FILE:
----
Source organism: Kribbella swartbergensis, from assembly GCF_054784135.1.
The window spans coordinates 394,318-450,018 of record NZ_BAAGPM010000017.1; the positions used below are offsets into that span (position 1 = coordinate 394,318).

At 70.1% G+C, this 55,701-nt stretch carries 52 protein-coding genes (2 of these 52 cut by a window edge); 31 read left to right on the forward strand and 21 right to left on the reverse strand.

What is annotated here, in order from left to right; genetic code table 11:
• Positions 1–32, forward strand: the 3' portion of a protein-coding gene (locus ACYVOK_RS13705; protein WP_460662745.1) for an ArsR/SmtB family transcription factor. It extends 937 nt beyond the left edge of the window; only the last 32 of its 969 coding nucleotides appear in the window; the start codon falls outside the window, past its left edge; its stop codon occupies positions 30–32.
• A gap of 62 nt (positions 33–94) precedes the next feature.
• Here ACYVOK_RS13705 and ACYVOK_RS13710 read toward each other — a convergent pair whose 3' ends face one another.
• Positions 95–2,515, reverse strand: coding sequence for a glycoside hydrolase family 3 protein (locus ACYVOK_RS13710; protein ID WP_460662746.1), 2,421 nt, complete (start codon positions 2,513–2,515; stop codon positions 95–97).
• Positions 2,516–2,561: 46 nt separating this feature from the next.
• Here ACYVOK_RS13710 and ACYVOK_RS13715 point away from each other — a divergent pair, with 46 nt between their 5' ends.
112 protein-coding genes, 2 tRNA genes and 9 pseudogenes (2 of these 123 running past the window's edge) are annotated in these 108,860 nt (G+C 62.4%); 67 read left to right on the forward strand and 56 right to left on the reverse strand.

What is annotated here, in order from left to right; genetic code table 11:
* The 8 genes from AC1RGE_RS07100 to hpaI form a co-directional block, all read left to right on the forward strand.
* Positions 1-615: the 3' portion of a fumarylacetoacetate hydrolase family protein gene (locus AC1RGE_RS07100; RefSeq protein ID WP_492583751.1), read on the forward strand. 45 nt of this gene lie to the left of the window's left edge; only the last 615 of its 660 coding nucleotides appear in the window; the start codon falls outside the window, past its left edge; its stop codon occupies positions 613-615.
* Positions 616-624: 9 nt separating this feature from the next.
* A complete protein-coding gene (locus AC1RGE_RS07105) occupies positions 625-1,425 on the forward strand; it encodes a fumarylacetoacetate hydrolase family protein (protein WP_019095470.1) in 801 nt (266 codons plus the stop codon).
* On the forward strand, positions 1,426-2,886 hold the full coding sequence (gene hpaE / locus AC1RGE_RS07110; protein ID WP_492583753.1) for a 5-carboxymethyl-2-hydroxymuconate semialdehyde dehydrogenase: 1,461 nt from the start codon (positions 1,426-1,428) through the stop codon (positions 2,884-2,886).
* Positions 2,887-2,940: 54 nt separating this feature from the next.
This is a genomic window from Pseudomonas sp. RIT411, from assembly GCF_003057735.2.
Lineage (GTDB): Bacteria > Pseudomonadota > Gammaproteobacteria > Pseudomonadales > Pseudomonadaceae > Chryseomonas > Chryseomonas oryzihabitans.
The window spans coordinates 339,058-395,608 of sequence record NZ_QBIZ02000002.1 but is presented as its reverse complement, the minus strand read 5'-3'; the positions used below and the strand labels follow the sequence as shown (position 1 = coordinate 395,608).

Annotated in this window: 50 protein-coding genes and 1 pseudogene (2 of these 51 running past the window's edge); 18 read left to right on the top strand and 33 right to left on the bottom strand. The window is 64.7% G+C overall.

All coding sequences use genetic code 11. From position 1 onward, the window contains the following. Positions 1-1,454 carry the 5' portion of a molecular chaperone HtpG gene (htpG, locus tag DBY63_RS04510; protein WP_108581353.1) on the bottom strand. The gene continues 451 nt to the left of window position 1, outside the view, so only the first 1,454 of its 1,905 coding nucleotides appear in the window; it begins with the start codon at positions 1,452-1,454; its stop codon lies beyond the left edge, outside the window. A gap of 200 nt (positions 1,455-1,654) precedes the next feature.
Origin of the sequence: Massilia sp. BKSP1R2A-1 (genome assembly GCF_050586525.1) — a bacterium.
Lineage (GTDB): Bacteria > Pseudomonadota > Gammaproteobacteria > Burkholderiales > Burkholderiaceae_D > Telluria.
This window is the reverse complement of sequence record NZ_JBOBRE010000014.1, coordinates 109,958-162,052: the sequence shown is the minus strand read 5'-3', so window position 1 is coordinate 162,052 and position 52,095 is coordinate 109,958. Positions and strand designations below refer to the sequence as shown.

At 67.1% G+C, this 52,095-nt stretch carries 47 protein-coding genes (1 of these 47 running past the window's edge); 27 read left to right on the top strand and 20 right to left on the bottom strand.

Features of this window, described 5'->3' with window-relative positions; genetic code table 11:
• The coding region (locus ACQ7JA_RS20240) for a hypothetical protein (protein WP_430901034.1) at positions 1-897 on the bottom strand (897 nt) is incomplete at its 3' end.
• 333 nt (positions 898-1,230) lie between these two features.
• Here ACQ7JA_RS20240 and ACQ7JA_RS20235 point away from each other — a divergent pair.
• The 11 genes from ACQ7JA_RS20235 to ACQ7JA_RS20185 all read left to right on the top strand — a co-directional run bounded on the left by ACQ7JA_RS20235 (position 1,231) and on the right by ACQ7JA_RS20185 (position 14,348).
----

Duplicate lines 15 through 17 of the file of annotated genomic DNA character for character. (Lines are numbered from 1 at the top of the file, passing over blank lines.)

* Positions 616-624: 9 nt separating this feature from the next.
* A complete protein-coding gene (locus AC1RGE_RS07105) occupies positions 625-1,425 on the forward strand; it encodes a fumarylacetoacetate hydrolase family protein (protein WP_019095470.1) in 801 nt (266 codons plus the stop codon).
* On the forward strand, positions 1,426-2,886 hold the full coding sequence (gene hpaE / locus AC1RGE_RS07110; protein ID WP_492583753.1) for a 5-carboxymethyl-2-hydroxymuconate semialdehyde dehydrogenase: 1,461 nt from the start codon (positions 1,426-1,428) through the stop codon (positions 2,884-2,886).